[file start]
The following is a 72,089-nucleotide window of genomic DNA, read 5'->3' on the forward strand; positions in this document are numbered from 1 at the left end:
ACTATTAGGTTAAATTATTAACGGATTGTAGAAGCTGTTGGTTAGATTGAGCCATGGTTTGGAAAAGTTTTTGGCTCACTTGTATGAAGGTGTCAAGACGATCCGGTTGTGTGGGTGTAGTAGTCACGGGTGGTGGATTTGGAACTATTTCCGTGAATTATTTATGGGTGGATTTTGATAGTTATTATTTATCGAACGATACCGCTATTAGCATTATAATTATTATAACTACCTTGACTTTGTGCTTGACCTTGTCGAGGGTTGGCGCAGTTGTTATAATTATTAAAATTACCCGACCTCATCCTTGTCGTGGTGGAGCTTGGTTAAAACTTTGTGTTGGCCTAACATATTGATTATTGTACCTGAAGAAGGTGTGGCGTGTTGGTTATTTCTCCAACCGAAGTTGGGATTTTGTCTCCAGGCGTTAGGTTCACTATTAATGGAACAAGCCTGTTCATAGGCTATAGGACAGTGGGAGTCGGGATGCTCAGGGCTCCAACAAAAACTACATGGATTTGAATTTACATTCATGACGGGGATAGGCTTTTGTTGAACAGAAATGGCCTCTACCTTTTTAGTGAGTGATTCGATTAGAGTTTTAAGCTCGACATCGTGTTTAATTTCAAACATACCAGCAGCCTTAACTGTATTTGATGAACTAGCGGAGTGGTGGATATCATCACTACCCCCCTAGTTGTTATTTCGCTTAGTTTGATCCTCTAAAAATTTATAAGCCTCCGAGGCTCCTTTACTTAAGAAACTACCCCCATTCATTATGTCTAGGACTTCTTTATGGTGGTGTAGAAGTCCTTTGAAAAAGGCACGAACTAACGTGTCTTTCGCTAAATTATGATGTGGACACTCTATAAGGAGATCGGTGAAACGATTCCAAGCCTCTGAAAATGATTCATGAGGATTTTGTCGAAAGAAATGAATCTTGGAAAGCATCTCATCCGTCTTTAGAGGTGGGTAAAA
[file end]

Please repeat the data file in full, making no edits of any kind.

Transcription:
The following is a 72,089-nucleotide window of genomic DNA, read 5'->3' on the forward strand; positions in this document are numbered from 1 at the left end:
ACTATTAGGTTAAATTATTAACGGATTGTAGAAGCTGTTGGTTAGATTGAGCCATGGTTTGGAAAAGTTTTTGGCTCACTTGTATGAAGGTGTCAAGACGATCCGGTTGTGTGGGTGTAGTAGTCACGGGTGGTGGATTTGGAACTATTTCCGTGAATTATTTATGGGTGGATTTTGATAGTTATTATTTATCGAACGATACCGCTATTAGCATTATAATTATTATAACTACCTTGACTTTGTGCTTGACCTTGTCGAGGGTTGGCGCAGTTGTTATAATTATTAAAATTACCCGACCTCATCCTTGTCGTGGTGGAGCTTGGTTAAAACTTTGTGTTGGCCTAACATATTGATTATTGTACCTGAAGAAGGTGTGGCGTGTTGGTTATTTCTCCAACCGAAGTTGGGATTTTGTCTCCAGGCGTTAGGTTCACTATTAATGGAACAAGCCTGTTCATAGGCTATAGGACAGTGGGAGTCGGGATGCTCAGGGCTCCAACAAAAACTACATGGATTTGAATTTACATTCATGACGGGGATAGGCTTTTGTTGAACAGAAATGGCCTCTACCTTTTTAGTGAGTGATTCGATTAGAGTTTTAAGCTCGACATCGTGTTTAATTTCAAACATACCAGCAGCCTTAACTGTATTTGATGAACTAGCGGAGTGGTGGATATCATCACTACCCCCCTAGTTGTTATTTCGCTTAGTTTGATCCTCTAAAAATTTATAAGCCTCCGAGGCTCCTTTACTTAAGAAACTACCCCCATTCATTATGTCTAGGACTTCTTTATGGTGGTGTAGAAGTCCTTTGAAAAAGGCACGAACTAACGTGTCTTTCGCTAAATTATGATGTGGACACTCTATAAGGAGATCGGTGAAACGATTCCAAGCCTCTGAAAATGATTCATGAGGATTTTGTCGAAAGAAATGAATCTTGGAAAGCATCTCATCCGTCTTTAGAGGTGGGTAAAA